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Provision of support for psychological distress by university staff, and receptiveness to mental health training
journal contributionposted on 2023-07-26, 13:02 authored by Kerrie L. Margrove, M. Gustowska, L. S. Grove
There is increasing concern over the number of university students and university staff who require psychological support; however, little is known about the impact of this on higher education (HE) staff. University employees (n=91) from two UK universities completed an anonymous survey which explored their experience of providing support for psychological distress, receptiveness to mental health training and ability to recognise signs of mental health problems. A total of 63% of the sample reported providing support for psychological distress to students, and 41% had provided this service to colleagues. More than half of those without regular student contact had still provided support for psychological distress to students. Many staff were untrained (>70%) in the topic of mental health, and the majority of staff (64%) would welcome this form of training from employers if made available. HE staff participating in this research demonstrated ability to recognise the signs of schizophrenia (99%) and major depression (95%), but 37% of the sample confused everyday troubles with likely signs of a mental health difficulty. In conclusion, a large number of HE staff provide support for psychological distress as part of their workloads, though most are untrained to do so. HE institutions should ensure that appropriate mental health awareness training is made available to employees, and should encourage staff to complete this training if already available.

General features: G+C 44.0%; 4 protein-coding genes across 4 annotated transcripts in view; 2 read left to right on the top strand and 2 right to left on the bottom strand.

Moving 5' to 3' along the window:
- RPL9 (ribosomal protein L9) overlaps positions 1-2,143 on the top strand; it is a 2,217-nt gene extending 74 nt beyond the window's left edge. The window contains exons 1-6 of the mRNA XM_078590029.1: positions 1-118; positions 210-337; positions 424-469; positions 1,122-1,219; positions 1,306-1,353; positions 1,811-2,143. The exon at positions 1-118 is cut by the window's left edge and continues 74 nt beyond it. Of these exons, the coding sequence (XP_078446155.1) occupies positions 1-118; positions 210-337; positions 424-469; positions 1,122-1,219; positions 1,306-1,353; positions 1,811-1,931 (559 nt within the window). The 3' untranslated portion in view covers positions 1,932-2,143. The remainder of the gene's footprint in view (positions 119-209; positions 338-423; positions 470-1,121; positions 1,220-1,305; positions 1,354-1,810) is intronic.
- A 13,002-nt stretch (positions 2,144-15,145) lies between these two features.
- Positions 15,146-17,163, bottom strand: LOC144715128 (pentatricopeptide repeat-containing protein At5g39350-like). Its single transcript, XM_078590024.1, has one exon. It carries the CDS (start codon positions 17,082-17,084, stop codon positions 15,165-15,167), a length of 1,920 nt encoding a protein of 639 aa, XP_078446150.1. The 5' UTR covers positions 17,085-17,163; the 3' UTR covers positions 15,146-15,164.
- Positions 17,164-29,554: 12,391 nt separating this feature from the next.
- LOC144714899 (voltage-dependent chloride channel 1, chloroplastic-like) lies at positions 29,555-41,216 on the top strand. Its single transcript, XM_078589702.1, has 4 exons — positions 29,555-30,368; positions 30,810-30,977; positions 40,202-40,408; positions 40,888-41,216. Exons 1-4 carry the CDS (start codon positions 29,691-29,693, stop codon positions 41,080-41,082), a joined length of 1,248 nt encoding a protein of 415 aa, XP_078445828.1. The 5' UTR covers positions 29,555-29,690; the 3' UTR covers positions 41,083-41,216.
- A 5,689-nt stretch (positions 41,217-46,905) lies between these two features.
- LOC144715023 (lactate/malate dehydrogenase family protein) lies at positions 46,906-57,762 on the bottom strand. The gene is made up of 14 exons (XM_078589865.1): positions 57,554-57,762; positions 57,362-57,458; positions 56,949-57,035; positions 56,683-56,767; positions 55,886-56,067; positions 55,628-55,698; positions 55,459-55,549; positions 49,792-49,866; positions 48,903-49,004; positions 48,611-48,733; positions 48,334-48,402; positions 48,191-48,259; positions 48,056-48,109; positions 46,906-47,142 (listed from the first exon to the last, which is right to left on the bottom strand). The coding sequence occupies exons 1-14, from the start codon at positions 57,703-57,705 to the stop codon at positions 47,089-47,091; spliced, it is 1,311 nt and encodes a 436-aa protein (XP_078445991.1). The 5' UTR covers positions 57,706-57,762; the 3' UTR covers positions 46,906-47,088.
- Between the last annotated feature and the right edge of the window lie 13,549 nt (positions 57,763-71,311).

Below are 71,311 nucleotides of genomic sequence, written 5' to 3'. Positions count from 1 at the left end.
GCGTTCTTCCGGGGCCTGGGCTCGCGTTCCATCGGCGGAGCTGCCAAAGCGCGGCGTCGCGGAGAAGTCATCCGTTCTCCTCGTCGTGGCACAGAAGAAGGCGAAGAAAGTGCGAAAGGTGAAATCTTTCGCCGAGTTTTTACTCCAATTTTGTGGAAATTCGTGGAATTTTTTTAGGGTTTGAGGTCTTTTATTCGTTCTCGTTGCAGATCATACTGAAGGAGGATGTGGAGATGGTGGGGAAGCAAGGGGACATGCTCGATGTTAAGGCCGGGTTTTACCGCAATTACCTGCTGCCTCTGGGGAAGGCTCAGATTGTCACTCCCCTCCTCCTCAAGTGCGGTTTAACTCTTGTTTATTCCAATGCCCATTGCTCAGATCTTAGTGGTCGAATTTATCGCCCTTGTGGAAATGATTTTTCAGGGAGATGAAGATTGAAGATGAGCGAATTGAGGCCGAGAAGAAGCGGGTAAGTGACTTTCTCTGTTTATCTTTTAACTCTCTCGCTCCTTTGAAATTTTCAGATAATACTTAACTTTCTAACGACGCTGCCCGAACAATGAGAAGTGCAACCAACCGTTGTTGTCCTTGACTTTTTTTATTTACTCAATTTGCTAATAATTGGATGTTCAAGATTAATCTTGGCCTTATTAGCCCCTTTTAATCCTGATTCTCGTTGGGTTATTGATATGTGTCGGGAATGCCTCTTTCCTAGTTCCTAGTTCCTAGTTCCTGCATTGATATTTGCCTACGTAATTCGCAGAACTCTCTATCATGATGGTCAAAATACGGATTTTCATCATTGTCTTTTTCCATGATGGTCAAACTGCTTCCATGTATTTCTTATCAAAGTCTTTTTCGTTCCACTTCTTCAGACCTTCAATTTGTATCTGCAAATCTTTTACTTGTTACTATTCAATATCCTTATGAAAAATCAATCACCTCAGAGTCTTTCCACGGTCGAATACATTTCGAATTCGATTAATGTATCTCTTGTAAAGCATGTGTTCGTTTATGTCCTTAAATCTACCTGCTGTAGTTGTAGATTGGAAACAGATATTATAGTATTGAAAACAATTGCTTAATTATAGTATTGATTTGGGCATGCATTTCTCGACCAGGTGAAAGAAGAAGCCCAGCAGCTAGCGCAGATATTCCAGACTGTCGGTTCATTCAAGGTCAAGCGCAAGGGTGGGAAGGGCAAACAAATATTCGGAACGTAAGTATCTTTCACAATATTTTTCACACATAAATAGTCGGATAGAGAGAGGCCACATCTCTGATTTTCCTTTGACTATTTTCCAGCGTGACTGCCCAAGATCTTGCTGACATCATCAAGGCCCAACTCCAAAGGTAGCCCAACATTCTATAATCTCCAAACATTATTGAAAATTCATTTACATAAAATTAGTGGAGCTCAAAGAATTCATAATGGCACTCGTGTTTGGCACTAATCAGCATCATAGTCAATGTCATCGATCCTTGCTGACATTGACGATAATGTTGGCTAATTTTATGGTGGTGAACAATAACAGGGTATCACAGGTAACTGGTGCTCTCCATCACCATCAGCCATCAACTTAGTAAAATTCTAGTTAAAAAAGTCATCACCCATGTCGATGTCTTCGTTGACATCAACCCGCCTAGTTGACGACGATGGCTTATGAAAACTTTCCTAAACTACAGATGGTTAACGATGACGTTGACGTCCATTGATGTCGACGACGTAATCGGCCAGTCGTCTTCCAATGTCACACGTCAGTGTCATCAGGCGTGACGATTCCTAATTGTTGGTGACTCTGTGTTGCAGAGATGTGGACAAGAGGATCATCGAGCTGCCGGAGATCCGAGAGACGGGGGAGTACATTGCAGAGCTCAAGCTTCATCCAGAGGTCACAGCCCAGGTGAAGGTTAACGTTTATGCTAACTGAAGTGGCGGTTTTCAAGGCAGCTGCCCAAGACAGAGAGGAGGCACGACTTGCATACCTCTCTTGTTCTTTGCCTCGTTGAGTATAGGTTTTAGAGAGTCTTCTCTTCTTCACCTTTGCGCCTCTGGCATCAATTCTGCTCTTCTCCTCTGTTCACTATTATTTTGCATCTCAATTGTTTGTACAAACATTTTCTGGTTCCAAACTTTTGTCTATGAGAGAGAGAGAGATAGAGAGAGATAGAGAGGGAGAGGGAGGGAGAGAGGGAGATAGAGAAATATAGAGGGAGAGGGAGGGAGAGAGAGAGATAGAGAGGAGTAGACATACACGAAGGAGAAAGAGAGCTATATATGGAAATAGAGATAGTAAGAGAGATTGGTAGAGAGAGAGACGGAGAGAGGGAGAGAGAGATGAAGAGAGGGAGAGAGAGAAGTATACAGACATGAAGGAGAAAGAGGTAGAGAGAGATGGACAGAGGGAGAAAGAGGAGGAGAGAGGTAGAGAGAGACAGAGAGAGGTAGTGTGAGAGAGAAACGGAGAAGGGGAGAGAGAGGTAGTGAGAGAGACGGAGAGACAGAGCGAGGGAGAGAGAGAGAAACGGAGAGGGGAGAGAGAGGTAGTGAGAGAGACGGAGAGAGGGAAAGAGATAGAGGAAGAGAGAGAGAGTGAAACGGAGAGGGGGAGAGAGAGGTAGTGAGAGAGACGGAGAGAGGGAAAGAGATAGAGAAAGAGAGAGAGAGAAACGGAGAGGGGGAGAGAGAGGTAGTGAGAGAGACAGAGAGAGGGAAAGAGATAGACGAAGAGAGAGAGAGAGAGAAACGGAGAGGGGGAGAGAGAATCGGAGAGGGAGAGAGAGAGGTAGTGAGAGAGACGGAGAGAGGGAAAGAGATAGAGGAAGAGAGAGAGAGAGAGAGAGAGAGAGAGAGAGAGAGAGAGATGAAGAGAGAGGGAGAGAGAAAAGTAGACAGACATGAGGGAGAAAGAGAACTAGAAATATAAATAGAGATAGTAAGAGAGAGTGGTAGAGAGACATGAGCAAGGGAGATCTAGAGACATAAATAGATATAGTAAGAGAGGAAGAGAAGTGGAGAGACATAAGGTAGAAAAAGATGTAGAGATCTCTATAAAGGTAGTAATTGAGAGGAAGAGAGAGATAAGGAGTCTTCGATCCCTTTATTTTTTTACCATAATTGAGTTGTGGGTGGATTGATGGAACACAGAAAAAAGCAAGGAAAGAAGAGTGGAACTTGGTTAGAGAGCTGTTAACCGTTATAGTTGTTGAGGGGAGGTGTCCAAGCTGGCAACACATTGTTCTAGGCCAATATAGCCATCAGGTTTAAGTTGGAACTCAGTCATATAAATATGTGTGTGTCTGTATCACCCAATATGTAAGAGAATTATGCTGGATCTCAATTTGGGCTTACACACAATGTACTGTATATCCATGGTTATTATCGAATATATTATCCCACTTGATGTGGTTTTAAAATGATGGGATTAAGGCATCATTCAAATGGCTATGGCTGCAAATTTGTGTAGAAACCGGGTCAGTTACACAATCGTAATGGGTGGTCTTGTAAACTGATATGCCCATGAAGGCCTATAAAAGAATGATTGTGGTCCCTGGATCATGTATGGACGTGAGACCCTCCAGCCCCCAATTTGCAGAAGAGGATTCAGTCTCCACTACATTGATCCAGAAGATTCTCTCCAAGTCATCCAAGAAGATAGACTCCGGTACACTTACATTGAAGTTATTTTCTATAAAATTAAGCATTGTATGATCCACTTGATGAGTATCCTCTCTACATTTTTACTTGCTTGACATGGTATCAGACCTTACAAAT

Publication titleJournal of Further and Higher Education
PublisherTaylor & Francis